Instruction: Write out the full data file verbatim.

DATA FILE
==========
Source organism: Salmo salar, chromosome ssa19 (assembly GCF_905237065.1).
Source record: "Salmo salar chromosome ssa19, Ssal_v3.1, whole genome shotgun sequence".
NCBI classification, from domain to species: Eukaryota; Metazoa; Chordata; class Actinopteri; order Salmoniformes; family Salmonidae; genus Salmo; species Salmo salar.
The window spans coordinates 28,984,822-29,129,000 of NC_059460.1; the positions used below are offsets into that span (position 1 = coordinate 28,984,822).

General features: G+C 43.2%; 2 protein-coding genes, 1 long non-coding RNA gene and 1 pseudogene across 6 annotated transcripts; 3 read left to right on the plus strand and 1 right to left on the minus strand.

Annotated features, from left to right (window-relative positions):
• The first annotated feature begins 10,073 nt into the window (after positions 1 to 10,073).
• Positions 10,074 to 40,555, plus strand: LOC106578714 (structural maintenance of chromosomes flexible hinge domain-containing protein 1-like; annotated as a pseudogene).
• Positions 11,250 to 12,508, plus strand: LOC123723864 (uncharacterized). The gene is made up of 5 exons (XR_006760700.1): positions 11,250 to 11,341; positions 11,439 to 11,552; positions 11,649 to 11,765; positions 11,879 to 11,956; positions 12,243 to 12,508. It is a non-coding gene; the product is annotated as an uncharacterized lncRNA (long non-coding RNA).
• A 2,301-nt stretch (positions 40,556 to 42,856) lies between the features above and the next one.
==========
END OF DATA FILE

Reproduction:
Source organism: Salmo salar, chromosome ssa19 (assembly GCF_905237065.1).
Source record: "Salmo salar chromosome ssa19, Ssal_v3.1, whole genome shotgun sequence".
NCBI classification, from domain to species: Eukaryota; Metazoa; Chordata; class Actinopteri; order Salmoniformes; family Salmonidae; genus Salmo; species Salmo salar.
The window spans coordinates 28,984,822-29,129,000 of NC_059460.1; the positions used below are offsets into that span (position 1 = coordinate 28,984,822).

General features: G+C 43.2%; 2 protein-coding genes, 1 long non-coding RNA gene and 1 pseudogene across 6 annotated transcripts; 3 read left to right on the plus strand and 1 right to left on the minus strand.

Annotated features, from left to right (window-relative positions):
• The first annotated feature begins 10,073 nt into the window (after positions 1 to 10,073).
• Positions 10,074 to 40,555, plus strand: LOC106578714 (structural maintenance of chromosomes flexible hinge domain-containing protein 1-like; annotated as a pseudogene).
• Positions 11,250 to 12,508, plus strand: LOC123723864 (uncharacterized). The gene is made up of 5 exons (XR_006760700.1): positions 11,250 to 11,341; positions 11,439 to 11,552; positions 11,649 to 11,765; positions 11,879 to 11,956; positions 12,243 to 12,508. It is a non-coding gene; the product is annotated as an uncharacterized lncRNA (long non-coding RNA).
• A 2,301-nt stretch (positions 40,556 to 42,856) lies between the features above and the next one.